GREENFIELD — Gathered around a steel table, Sean and Ellen Rasor and Sue Cox stirred vats of stuffing and brown gravy in the small kitchen.
A few feet away, roasters and ovens warming turkey, sweet potatoes, corn and green beans filled an event tent set up just outside the 4-H Exhibit Hall at the Hancock County 4-H Fairgrounds. The dishes, pumping fragrant steam into the winter air, were cooked with care, starting with roasting 100 turkeys early this week, for the 12th annual Lisa Muegge Feast of Plenty, an event providing free Thanksgiving Day meals, groceries and other supplies to the community.
In its second year without founder Lisa Muegge, who died in early 2016, the event delivered some 1,200 meals to people in six central Indiana counties and about 400 meals to people who attended the event at the fairgrounds, said longtime volunteer Ty Hunt. Lisa Muegge’s memory was everywhere in the exhibit hall, both in photographs set up throughout the building and in the memories of the volunteers taking part.
A website, which went live this year, helped organize volunteers and aid recipients in signing up to have meals delivered. The website, feastofplentyoutreach.com, might have helped to increase the number of people who requested meal delivery, Hunt said.
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Hunt praised the hundreds of community members who donated their time to preparing and delivering the holiday meals, continuing the vision of Lisa and husband Jeff Muegge.
“You all are amazing for giving your time for others,” he told the group. “Just let your love grow from Hancock County. … Let’s make a little difference today.”
Hunt led a prayer, asking for the meals to be prepared and delivered with love and for the hundreds of delivery drivers to remain safe, before giving volunteers the go-ahead to begin plating their meals.
All number of circumstances drew people to the fairgrounds. Some didn’t have family events to host or attend on Thanksgiving Day and wanted to do something to help out. Others just needed a hot meal.
Ken and Sharon Brown stood amid hundreds of other volunteers young and old, waiting in line to plate the meals that were delivered to more than a thousand people. The Greenfield couple, which celebrated 56 years of marriage earlier this week, volunteers every other year to walk along the serving line and fill carry-out containers with turkey, rolls, potatoes, veggies and dessert. On the years they’re not volunteering, they host a Thanksgiving meal for their family, Sharon Brown said.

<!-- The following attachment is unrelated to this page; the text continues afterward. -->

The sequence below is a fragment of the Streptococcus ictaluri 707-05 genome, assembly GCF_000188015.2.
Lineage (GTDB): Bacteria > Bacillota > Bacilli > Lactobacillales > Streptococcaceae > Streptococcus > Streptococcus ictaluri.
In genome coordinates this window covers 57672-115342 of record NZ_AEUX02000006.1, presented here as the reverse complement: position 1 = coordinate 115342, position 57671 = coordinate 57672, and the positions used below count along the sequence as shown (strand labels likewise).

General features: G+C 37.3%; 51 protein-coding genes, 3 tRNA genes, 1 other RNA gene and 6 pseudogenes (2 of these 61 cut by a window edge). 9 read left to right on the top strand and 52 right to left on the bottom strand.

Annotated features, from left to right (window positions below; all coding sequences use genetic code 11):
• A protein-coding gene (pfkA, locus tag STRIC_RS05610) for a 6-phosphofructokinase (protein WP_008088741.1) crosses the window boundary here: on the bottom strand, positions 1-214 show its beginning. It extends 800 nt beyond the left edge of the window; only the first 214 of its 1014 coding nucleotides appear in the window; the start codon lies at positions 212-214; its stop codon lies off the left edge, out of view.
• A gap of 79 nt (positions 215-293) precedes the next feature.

Sean and Ellen Rasor, serving up stuffing in the exhibit hall kitchen, were first-timers, looking to those like the Browns for guidance.
For them, the opportunity to serve happened by chance.
“Our family Thanksgiving got moved to Saturday, and we thought we needed to do something,” Sean Rasor said.
Other people served in memory of lost loved ones.
Donna York of Greenfield sat at a table, where she quietly separated plastic bags, preparing them to be filled with the takeout containers being delivered.
Her son, Donald York, died two years ago, she said. He was the type who would have loved such a gathering, coming alongside others to make the holidays easier for those in need.
“It means a lot to me to be able to give,” she said. “I know this is what he would want me to do.
Along the walls of the exhibit hall, Kim Hall, director of Mental Health Partners and Cathy Matthews, co-founder of Backpacks of Hope, stacked 90 stuffed backpacks awaiting new owners — especially those who don’t have homes of their own. Greenfield’s Backpacks of Hope is transitioning its leadership from husband-wife team Cathy and Jim Matthews to Hall, who will rename the effort Navigation Backpacks and wrap the program into other efforts by Mental Health Partners.
Cathy Matthews acknowledged her feelings of sadness mixed with relief to see the organization in good hands.
“There are so many people who have helped over the years that I’m grateful to,” Matthews said.
When she and her husband created Greenfield’s Backpacks of Hope in 2014, they asked Lisa Muegge whether they could become a part of Feast of Plenty — the community organizer was enthusiastic about their mission, she said.
It’s heartwarming to see so many people from the Greenfield community come together on the Thanksgiving holiday to give back and honor Lisa Muegge’s vision, she said.
Jeff Muegge praised the volunteers who come back to help year after year. While there are four people, including him, who work to pre-plan the annual event, it’s the annual volunteers who keep the event running like a well-oiled machine, he said.
“I love the volunteers,” he said. “They always make things easier around here.”